Apparently by late March 2014 Cathy had gone public with Christian's story, online. The article reads like a synopsis draft of her 2017 book, chronicalling Christian's PL accounts up to the article's dateline (March 23, 2014). Cathy's draft synopsis of Christian's statements in her local online newspaper appeared just before Dr. Jim Tucker's April 2, 2014 visit to the Byrd/Haupt condo in Thousand Oaks, California, and just before Cathy's first past life regression with Jeroen (April, 2014). I'd have to think about what this means as far as Cathy's intent and credibility goes either pro or con, but it does show that by March 2014 she had put a lot of thought into this project, possibly with the intent of writing a book. Cathy mentions in her book (p.110) that she bought and devoured Dr. Tucker's book, Return to Life, when it first came out on Dec 3, 2013. Apparently she began an e-mail correspondence with Dr. Tucker about Christian's statements of a past life as a "tall baseball player" shortly after reading Dr. Tucker's book, which led to Dr. Tucker's April 2, 2014 visit.
     
    Last edited: Dec 23, 2017
  12. MaxUsernameLimit

    MaxUsernameLimit New Member

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    Does anyone know Christian's birth date? I am interested in exploring reincarnation from astrological point of view and would be interesting to see if there are some "coincidences" between Gehrig and Christian's horoscopes (unfortunately there's no birth time for Gehrig, so it won't be a very acurrate conclusion, but still).
     
  13. KenJ

    KenJ Moderator Staff Member Super Moderator

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    A Google search returned 5/30/1980.
     
  14. GuySittingintheStands

    GuySittingintheStands New Member

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    You're slipping Ken.

    Max. Reread Cathy Byrd's book. You'll get to within 3 or 4 days of it, I'm sure. Close to Harry Potter's birthday, if you've read J.K. Rowling's "children's" books.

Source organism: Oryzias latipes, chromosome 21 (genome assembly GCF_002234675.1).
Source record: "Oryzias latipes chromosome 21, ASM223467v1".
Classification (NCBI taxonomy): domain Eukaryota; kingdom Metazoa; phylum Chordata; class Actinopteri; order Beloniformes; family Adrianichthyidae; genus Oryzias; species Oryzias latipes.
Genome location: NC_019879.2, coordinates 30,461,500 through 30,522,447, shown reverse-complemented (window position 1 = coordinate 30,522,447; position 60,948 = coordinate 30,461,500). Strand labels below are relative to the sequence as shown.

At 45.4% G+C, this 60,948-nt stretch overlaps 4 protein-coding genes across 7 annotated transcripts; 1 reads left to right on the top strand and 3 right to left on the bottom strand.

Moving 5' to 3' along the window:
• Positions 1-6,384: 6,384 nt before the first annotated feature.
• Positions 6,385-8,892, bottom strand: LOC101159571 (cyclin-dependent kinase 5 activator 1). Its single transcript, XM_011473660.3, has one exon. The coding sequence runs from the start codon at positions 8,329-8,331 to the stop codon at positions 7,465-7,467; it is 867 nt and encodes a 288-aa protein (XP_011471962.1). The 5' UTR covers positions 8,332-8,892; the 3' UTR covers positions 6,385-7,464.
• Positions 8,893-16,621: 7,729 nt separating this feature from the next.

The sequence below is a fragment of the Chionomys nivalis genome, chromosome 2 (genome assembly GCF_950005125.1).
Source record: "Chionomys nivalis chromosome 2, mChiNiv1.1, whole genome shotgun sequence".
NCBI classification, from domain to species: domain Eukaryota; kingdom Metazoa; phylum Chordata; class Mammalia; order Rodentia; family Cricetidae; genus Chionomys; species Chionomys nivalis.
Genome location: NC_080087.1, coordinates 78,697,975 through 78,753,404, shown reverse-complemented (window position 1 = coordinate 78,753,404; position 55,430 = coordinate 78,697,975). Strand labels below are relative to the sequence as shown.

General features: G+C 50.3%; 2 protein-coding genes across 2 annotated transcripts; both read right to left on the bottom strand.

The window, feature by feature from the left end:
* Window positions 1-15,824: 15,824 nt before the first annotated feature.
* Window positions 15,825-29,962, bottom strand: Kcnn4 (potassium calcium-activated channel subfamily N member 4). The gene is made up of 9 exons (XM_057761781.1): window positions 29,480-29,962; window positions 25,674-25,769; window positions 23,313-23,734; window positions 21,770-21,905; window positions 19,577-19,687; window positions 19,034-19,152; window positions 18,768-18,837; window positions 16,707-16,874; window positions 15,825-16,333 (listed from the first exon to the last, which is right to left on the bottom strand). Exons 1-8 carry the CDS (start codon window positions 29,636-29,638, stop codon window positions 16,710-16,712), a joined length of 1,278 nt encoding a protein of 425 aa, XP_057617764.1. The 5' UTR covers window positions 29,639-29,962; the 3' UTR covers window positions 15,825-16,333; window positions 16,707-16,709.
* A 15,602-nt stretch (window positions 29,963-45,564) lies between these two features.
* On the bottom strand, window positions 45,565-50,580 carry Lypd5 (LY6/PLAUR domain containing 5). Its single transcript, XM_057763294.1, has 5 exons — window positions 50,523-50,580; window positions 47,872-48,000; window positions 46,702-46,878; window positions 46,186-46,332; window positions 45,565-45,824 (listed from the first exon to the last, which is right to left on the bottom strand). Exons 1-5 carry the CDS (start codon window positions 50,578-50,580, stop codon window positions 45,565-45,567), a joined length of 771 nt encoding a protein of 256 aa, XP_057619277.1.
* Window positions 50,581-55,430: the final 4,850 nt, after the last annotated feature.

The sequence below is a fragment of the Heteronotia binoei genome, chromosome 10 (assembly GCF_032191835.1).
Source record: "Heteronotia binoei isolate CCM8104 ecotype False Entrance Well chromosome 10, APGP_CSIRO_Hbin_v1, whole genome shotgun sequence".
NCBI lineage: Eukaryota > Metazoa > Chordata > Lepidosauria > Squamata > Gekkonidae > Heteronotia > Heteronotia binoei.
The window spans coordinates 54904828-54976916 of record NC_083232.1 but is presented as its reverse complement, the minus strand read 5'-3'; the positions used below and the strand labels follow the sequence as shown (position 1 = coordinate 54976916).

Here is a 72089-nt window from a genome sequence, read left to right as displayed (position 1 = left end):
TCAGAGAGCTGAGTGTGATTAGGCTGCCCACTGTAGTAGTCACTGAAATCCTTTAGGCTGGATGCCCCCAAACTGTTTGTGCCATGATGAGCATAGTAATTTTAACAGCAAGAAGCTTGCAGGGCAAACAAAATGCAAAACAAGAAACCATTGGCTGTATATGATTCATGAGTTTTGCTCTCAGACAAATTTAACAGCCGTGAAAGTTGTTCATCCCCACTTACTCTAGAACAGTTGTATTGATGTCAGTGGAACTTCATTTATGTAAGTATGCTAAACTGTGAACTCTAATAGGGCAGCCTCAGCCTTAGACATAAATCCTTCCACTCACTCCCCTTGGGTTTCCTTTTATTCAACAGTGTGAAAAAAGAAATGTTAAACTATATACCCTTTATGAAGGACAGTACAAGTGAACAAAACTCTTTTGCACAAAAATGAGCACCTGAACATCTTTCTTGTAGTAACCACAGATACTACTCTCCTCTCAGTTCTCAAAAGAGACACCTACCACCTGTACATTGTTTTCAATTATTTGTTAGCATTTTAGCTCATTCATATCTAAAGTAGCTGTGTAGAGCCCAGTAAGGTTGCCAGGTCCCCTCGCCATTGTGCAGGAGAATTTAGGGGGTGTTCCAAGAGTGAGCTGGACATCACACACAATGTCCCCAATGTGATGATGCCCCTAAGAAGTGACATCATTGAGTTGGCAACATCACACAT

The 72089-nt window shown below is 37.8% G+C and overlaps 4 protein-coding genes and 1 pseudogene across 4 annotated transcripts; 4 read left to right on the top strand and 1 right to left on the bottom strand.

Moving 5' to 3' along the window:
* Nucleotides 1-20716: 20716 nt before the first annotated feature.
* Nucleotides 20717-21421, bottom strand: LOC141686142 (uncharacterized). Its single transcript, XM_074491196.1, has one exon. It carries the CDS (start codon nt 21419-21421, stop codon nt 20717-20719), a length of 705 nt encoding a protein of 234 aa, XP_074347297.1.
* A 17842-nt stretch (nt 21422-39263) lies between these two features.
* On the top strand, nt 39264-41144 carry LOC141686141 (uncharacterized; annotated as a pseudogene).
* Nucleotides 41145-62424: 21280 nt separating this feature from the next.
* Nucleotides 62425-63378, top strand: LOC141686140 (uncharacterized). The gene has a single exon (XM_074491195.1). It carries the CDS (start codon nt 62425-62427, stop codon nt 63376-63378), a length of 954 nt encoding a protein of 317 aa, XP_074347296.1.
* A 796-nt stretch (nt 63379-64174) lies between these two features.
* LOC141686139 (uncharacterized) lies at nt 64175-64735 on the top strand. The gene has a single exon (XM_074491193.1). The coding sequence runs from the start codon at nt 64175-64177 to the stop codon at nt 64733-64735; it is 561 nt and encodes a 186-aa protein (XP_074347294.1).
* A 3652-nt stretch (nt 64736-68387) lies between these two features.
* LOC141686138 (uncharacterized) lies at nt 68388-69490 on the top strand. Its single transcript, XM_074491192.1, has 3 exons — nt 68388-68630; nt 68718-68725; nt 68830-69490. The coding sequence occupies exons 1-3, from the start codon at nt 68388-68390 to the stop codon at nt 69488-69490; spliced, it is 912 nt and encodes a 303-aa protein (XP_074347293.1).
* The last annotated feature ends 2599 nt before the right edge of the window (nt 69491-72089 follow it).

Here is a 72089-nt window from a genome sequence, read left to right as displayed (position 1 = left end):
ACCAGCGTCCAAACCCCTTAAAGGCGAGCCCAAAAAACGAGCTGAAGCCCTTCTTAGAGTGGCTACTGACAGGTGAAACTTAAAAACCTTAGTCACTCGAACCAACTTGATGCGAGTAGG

Fancy that. Christian Haupt, The Boy Who Lived . . . Before?
     
    Last edited: Dec 22, 2017
  15. KenJ

    KenJ Moderator Staff Member Super Moderator

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    Guy, you caught me. I not only slipped, I fell on my face - only off by about thirty years. I was not thinking, just Googled it and entered the date that I found. Just tried again and no date showed up, weird!
    Much like the post the other day where they claimed to have been born in the 1880's and were 7 years old in 19o7 and tired of reading about the Dead Sea scrolls that actually were not discovered until 1947.
     
  16. MaxUsernameLimit

    MaxUsernameLimit New Member

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    Hi GuySittingintheStands,

    thanks for the suggestion! Unfortunately 3-4 days is not good enough in terms of accuracy for any kind of serious astrological work.
     
  17. GuySittingintheStands

    GuySittingintheStands New Member

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    Max. Looks like Christian Haupt was born on August 14, 2008. Besides sharing a birthday with Magic Johnson, the crucial clues were in Cathy Byrd's book: on p.86, where we find out that Christian's 4th birthday party was celebrated a few days before the first day of school in 2012 which was either Tuesday Sept 4th, or Wednesday Sept 5th (Labor Day, 2012, was Monday, Sept 3, 2012), and p.32, where we find out that Christian's 3rd birthday was celebrated on a Sunday, late July or August 2011. The Sundays of August, 2011, were August 7, 14, 21, and 28.
     
    Last edited: Dec 23, 2017
  18. GuySittingintheStands

    GuySittingintheStands New Member

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    To quote 7 year old Charlotte Haupt just after hearing her little brother, Christian, tell their mother, Cathy Byrd, that she, Cathy, was his mother when he was Lou Gehrig in a previous lifetime: "Now it's getting weird."

    Max's question had me re-reading The Boy Who Knew Too Much again for more times than I'm willing to admit. I wanted to finish up the dog issue anyway, but I came across something even more startling, with regard to Lou and Christina Gehrig's closest friends, the Liebs, and Cathy Byrd's closest confidants from the woo-woo zone, Tracy and Jeff from pp.119-120 of Cathy's book.

    First the dog issue. We left it with Cathy being regressed back to Mom Gehrig recalling a small dog with soft white fur sitting on the couch with her at a home in Connecticut towards the end of her life (Mom Gehrig lived with her friends the Steigler's 1951-1954, Mom Gehrig's death, in Milford, Connecticut.) Cathy (as Mom Gehrig) mistakenly recalled the name of the dog as "Jidge", which, it turns out, was the name of a small black coated Mexican Hairless dog Mom Gehrig owned from 1928 to probably the early 1940s. From about the early 1940s to her death in 1954, she owned a dachshund named "Monkey" according to two first-hand eyewitness accounts (Jeffrey Quick, b. 1942, and Rev. Ken Steigler, b. 1941). ("Jidge" and "Monkey" by the way, were two nicknames for Babe Ruth from the 1920s -- the first affectionate, the second, well, not as affectionate.)